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# RE: Steel Conn in 1926 Bldg

• To: seaoc(--nospam--at)seaoc.org
• Subject: RE: Steel Conn in 1926 Bldg
• From: "Powers, Tony" <tpowers(--nospam--at)hdrinc.com>
• Date: Tue, 26 Aug 1997 00:12:42 -0500

```John:

Don't know if this will help, but it appears to be close.  I have a
Carnegie Steel "Pocket Companion" from 1923 and a 1921 book by Milo
Ketchum entitled "Steel Mill Buildings".  Both have a table of beam
connections with identical information.  The latter book's table is from
American Bridge.  Neither shows a 20"I 62, but both have a 20" I 65.4.
The shear connection is a double angle 4" x 4" x 7/16" x 0'-11 1/2" with
a single line of 4 rivets or bolts spaced at 3" in each leg.  The
allowable unit stresses for 3/4" rivets are 12000 psi and 24,000 psi for
shop rivets in single shear and bearing, respectively and 10,000 and
20,000 psi for field rivets.  They also give a bearing value of 30,000
psi for shop rivets where the web is enclosed between two angles.
According to the tables, the strength of the connection seems to be
35,300 lbs controlled by single shear (at 10,000 psi) on the 8
field-installed rivets connecting the outstanding legs of the angles to
the other beam web which has a minimum thickness of 5/8".  The capacity
of the 4 shop-installed rivets (which act in double shear) connecting
the two angles to your 20" beam web is 45,000 lbs controlled by bearing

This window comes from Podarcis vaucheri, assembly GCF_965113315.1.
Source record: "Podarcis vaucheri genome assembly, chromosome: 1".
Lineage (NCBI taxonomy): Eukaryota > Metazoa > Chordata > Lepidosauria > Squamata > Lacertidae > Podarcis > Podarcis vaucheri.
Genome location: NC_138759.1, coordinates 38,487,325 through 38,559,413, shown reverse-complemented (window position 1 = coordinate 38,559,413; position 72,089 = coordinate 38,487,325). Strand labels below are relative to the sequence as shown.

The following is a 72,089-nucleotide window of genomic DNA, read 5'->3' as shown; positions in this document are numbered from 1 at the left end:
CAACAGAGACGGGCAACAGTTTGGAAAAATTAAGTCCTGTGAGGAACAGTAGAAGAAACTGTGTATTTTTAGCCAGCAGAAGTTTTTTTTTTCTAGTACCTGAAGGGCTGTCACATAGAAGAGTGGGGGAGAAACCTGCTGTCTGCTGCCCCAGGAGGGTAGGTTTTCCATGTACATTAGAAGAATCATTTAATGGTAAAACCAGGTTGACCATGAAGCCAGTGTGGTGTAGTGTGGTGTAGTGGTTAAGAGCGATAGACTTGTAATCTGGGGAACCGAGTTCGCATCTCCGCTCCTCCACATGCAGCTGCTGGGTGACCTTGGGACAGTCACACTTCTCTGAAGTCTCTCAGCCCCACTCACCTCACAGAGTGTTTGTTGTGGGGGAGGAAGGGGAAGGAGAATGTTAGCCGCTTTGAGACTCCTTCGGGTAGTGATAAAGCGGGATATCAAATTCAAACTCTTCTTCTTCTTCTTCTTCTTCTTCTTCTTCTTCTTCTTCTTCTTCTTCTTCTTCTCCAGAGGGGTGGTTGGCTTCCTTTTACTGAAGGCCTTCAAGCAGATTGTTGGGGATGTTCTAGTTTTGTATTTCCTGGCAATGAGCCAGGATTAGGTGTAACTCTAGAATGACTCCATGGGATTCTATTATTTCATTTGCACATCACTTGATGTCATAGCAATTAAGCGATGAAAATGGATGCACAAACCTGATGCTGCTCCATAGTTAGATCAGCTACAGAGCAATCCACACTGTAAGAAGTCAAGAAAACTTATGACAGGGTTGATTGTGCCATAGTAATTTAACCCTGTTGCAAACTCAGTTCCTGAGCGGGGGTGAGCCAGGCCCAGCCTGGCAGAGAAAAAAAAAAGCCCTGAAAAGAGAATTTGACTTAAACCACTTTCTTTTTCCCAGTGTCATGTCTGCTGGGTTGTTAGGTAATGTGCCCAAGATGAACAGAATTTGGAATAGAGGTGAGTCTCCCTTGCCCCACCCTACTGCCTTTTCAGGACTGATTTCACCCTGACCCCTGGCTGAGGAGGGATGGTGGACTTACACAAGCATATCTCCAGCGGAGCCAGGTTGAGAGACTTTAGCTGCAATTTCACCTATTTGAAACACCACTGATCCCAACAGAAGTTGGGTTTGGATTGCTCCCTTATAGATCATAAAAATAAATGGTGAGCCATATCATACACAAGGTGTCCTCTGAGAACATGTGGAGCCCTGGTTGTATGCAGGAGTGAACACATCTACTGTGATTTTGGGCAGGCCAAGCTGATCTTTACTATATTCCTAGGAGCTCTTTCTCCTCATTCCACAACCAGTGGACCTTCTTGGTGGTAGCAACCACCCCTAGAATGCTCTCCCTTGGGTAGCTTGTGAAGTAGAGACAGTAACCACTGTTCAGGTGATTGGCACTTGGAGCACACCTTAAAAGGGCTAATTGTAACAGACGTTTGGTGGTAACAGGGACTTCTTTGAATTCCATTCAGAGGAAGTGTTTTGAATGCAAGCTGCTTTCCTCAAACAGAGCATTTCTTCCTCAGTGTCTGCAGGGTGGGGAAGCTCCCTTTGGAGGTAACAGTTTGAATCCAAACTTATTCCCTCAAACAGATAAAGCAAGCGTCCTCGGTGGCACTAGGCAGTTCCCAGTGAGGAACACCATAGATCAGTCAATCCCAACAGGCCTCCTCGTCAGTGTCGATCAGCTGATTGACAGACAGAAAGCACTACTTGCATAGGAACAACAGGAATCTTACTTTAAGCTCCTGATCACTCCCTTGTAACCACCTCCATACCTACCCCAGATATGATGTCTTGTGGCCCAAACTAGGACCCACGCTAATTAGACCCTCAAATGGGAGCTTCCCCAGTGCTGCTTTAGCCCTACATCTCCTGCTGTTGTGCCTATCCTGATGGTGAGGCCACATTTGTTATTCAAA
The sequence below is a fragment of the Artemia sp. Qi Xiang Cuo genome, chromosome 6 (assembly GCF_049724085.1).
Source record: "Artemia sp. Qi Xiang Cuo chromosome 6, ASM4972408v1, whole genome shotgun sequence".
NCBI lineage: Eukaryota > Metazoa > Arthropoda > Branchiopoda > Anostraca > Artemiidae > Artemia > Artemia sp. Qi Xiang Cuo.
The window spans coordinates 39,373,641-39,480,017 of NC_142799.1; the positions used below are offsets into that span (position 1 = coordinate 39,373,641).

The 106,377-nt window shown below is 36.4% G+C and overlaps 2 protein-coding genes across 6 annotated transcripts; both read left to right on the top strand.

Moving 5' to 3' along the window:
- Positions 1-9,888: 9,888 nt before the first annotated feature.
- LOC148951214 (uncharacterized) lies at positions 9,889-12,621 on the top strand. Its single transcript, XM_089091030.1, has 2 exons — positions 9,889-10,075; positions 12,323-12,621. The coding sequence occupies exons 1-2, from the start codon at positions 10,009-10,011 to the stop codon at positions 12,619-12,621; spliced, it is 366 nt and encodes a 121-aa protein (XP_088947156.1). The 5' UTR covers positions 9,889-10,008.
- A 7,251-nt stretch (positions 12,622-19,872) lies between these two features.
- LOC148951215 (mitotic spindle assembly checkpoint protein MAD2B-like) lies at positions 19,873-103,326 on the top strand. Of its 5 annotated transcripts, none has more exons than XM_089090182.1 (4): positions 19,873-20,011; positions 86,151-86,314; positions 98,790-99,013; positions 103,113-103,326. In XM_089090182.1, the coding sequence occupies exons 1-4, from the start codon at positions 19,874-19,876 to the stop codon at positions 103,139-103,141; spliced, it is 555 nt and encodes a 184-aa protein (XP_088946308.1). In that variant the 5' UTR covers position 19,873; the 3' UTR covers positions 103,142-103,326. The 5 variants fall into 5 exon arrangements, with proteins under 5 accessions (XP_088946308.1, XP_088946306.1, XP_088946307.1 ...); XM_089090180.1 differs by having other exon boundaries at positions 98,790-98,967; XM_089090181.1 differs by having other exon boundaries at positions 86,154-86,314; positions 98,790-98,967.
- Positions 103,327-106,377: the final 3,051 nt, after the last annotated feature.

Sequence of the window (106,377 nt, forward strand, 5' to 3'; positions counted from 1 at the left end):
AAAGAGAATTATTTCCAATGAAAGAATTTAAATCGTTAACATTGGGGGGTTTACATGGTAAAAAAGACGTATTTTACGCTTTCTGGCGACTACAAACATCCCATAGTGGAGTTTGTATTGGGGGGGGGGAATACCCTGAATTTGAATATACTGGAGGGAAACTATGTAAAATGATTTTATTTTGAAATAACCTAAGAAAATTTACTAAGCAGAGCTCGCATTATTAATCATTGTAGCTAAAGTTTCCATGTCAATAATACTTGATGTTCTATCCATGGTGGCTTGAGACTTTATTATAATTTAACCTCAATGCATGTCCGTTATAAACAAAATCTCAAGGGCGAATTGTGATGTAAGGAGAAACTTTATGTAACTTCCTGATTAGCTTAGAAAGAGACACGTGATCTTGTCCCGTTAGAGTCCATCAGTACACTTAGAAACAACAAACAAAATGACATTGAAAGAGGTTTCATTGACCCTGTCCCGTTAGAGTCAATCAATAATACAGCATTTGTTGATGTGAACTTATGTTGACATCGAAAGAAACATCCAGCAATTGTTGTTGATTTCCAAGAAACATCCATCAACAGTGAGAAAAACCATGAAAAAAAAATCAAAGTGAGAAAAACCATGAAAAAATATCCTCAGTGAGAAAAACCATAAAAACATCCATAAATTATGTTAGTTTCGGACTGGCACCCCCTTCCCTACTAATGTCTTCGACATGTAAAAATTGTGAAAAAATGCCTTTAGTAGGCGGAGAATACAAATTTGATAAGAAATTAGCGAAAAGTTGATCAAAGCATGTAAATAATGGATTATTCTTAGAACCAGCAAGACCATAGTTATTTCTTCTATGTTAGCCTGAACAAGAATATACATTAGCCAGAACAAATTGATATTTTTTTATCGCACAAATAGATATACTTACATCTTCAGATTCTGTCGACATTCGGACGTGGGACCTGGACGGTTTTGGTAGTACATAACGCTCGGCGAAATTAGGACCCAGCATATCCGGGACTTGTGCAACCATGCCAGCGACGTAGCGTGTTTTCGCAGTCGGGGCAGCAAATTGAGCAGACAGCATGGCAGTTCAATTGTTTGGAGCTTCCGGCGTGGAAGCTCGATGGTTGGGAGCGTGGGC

(at 30,000 psi) on the 1/2" web of the beam.  Incidentally, the
properties of the 20" I 65.4 are as follows:
A = 19.08 in2
d= 20"
bf = 6.25"
tf = 1.029" to 0.550"
tw = 0.500"
I = 1169.5
S = 116.9
r = 7.83

Finally, if you would like to see the table (and a picture of this
connection) it's in a Word document on our ftp site at
ftp.hdrinc.com/4PJT/carnegie.doc

Hope this helps.

Tony Powers
HDR Engineering, Inc.

> ----------
> From: 	CPCeng(--nospam--at)aol.com
> Sent: 	Monday, August 25, 1997 3:13 PM
> To: 	seaoc(--nospam--at)seaoc.org
> Subject: 	Steel Conn in 1926 Bldg
>
> I am working on a building designed in 1926.  I need to check the
> capacity of
> some beams at the mezzanine level, but there are no shear connection
> details
> in the plans, only a line in the structural steel section of the
> general
> notes that reads: "All steel connections to be Bethlehem standards or
> equivalent."  Rivets are shown as being good for 13000# in shear and
> 26000#
> in bearing when done in the shop, and 12000# in shear and 24000# in
> bearing
> when done in the field.  The particular beam I am looking at is noted
> as a
> 20" I 62.  Any information any of you might have on the way shear
> connections
> were typically done at that time would be appreciated.
>
> Thanks,
> John Sullivan
>
>

```